Justin Trudeau has promised a new era, one in which provinces and territories get a lot more say over federal decisions and money than they have in years past. An era marked by collaboration and sunny ways — and lots of meetings.

Now his health minister, Jane Philpott, will try to put that into practice as she sits down Thursday in Vancouver with her provincial and territorial peers. But she may find friction over just what should be discussed.

"My sense actually, in talking to my counterparts, is that there's a great appetite in not distracting ourselves too much about the financial conversations," Philpott told CBC News, "but at this stage, obviously, developing a good working relationship together and talking about what our priorities are going to be."

However, money is exactly what some provinces are hungry to discuss. (Provincial and territorial ministers meet together first, on Wednesday.)

Quebec's Health Minister Gaétan Barette said in a statement that he hopes to hear Philpott's views on "the orientations she wishes to give to the discussions about the health transfers, the actual deal expiring in 2017."

In order to address sustainability issues of the health care, we can't just be pouring more money into the system and hoping for a better result. - Dustin Duncan, Saskatchewan's minister of health

Right now, health transfers to the provinces and territories grow at a rate of six per cent each year, but that deal is set to end. Starting in 2017-18, a new formula established by the former Conservative government would see the transfers tied to economic growth, but not fall below three per cent per year.

That money goes towards funding each region's health system — everything from hiring doctors and nurses to buying new equipment.

During the last election, the Liberals promised they would negotiate a new accord with a long-term agreement on funding.

Dollars tied to results?

Philpott said before focusing on the amount of money at play, she wants to talk about how that money is spent: namely, finding agreement on priorities in health care and examining how the system can be improved.

It's an idea Saskatchewan's minister sounds willing to discuss.

"In order to address sustainability issues of the health care, we can't just be pouring more money into the system and hoping for a better result. That certainly has been our experience here in Saskatchewan," Dustin Duncan told reporters Friday.

Does that mean getting provinces to agree on how the money should be spent — in essence, a "strings attached" scenario?

Philpott seems to be exploring that idea when it comes to another election promise: providing $3 billion over four years for home care, including in-home caregivers, financial supports for family care and better palliative care.

Drug Shortages 20150210

B.C. Health Minister Terry Lake says Ottawa needs to consider adjusting health transfers based on demographics - so provinces with a larger population of seniors, like his, receive more support. (Darryl Dyck/The Canadian Press)

"I will be having a very frank conversation with my provincial and territorial colleagues about whether, in fact, we would like to make a decision about certain targets that we would like to reach and whether or not it's appropriate for some of the funding to be tied to those outcomes," said Philpott.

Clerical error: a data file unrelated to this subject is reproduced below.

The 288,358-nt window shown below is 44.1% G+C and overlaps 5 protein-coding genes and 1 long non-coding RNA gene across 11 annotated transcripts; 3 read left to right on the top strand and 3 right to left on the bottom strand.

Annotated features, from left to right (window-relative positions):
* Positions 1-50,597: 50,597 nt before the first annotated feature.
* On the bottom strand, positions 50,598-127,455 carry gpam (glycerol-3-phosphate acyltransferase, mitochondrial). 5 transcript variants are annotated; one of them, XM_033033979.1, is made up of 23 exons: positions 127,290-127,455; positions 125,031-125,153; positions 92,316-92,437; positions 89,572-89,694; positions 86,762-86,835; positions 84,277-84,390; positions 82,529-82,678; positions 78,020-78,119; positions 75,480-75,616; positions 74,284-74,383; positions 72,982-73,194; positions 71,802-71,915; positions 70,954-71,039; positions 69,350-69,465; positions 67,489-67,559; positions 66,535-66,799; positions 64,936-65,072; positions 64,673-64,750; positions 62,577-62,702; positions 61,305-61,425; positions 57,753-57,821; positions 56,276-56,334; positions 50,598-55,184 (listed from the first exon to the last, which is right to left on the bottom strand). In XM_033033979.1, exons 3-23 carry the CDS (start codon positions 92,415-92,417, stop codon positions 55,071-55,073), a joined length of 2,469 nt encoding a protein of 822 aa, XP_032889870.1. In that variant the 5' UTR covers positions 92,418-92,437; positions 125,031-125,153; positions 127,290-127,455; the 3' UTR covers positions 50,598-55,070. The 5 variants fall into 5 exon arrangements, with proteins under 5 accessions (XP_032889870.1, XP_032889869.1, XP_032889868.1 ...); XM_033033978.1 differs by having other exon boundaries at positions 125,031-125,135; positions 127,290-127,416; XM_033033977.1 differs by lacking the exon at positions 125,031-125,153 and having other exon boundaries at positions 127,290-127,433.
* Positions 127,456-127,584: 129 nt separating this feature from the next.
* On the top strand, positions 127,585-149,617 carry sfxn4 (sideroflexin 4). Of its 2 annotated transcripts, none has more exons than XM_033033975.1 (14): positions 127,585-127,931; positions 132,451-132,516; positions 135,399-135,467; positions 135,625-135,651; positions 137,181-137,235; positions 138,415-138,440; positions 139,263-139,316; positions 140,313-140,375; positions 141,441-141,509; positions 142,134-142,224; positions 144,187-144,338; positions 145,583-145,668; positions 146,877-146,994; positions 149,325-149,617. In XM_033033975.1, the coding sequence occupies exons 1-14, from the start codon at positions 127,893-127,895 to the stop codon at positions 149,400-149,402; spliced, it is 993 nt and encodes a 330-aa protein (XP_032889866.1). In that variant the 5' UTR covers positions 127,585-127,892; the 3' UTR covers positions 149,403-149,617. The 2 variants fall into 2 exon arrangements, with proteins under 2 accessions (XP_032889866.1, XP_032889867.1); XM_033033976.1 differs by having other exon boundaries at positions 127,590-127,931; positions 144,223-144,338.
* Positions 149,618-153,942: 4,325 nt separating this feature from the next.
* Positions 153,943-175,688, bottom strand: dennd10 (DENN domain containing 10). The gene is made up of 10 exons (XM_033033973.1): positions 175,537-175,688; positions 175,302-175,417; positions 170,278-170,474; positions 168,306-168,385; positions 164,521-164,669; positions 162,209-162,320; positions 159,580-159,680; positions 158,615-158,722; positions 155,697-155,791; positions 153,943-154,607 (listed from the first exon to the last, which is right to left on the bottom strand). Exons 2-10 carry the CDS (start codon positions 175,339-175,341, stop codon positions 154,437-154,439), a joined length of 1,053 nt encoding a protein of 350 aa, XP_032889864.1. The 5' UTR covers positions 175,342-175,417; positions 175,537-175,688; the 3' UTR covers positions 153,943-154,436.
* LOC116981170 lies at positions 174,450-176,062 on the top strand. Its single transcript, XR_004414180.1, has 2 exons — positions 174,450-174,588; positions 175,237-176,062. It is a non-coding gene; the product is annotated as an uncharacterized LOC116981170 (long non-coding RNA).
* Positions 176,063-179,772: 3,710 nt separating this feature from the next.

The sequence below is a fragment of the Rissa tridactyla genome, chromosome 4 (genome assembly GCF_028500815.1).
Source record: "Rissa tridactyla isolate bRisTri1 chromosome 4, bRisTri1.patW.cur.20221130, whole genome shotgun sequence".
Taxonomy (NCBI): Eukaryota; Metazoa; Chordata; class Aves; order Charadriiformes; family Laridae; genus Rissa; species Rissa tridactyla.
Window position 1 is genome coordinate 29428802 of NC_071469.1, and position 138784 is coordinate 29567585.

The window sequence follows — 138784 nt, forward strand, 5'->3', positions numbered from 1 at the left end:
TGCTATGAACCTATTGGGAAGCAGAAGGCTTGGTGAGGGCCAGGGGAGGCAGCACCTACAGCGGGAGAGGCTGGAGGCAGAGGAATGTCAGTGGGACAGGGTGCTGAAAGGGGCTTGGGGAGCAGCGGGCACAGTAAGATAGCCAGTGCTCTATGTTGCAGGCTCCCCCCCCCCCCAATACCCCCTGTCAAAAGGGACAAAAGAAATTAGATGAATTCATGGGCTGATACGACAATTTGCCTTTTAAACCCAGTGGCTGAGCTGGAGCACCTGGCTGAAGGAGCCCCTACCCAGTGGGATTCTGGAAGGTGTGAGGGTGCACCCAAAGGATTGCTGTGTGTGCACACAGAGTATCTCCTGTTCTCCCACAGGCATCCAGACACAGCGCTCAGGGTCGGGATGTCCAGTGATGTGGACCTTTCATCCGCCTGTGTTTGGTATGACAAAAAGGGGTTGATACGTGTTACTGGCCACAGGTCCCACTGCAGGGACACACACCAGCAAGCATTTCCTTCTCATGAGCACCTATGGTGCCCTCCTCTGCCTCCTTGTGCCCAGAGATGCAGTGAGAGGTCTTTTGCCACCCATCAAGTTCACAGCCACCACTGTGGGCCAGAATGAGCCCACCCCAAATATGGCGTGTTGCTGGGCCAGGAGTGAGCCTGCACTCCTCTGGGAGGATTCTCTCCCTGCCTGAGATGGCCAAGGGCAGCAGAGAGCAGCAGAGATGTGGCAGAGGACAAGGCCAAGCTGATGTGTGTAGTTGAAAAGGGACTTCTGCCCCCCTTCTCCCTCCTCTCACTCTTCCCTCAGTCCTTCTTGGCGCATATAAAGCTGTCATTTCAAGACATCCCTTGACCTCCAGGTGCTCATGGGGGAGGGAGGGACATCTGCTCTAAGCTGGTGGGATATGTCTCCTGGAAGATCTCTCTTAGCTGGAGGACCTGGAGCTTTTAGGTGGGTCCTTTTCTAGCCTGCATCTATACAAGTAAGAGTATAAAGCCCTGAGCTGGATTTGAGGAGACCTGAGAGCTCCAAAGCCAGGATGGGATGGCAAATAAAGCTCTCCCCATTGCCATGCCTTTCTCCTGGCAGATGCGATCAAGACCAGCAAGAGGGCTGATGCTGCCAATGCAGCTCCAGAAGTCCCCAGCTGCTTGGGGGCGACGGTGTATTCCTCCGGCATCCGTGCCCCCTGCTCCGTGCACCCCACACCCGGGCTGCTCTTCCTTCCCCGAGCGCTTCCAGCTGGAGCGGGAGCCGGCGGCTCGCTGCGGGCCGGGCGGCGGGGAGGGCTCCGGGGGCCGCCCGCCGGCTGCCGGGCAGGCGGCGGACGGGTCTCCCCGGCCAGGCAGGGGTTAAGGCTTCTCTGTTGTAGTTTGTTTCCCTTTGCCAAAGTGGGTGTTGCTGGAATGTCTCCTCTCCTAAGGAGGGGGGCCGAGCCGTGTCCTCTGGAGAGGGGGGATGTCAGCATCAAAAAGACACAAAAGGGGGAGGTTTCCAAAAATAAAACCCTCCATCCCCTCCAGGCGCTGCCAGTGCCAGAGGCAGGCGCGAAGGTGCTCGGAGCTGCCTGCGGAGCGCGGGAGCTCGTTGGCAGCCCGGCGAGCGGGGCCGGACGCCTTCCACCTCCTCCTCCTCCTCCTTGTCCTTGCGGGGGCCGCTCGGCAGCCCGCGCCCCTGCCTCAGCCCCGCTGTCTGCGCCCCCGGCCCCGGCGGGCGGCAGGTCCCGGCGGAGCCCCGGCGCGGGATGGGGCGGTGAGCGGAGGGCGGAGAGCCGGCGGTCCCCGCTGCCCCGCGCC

British Columbia's health minister, Terry Lake, has also pushed the idea of tying funding to demographics, meaning potentially more money for provinces and territories with more seniors.

He said he realizes that might be a tough sell for the overall health transfer, but suggested it could work for new projects like home care.

"The political issue is a difficult one when you've got a formula that favours a province like Alberta by a billion dollars a year, and penalizes a province like B.C. in the order of $200 million a year," said Lake. "You've got a political problem because now you're going to say to a province that is having fiscal challenges, 'We want to reduce the amount we're giving you for health care.'"

"I understand that political reality, which is why one of the approaches would be to look at targeted programs that Ottawa is coming on board with, perhaps like the home care program, and make sure that reflects the demographics of each population."

Ballooning drug costs

Pharmaceutical costs are also expected to be up for discussion.

The federal government announced Tuesday it would join with provinces and territories in the bulk purchase of pharmaceuticals, a move aimed at making medication cheaper for Canadians.

But some would like to see the federal government go even further and set up a nationally-funded program to cover the costs of medication.

On Monday, B.C. Premier Christy Clark called pharmacare "a really good idea for Canada" and suggested "perhaps the time is now."

The ministers will also discuss a new law in the works to make doctor-assisted dying legal in Canada. Last February, the Supreme Court of Canada said it was unconstitutional for the federal government to ban the practice. Ottawa has until June to come up with a new law.

While the federal government is busy drafting the new law, it will be up to the provinces to actually manage the practice. Right now, Quebec is the only province where medical aid in dying is legal.

Legalizing marijuana is likely to come up too. It's another Liberal campaign promise with implications for the provinces and territories. Ottawa has promised to create a task force to talk about issues like where pot would be sold, who would grow it and how it would be distributed.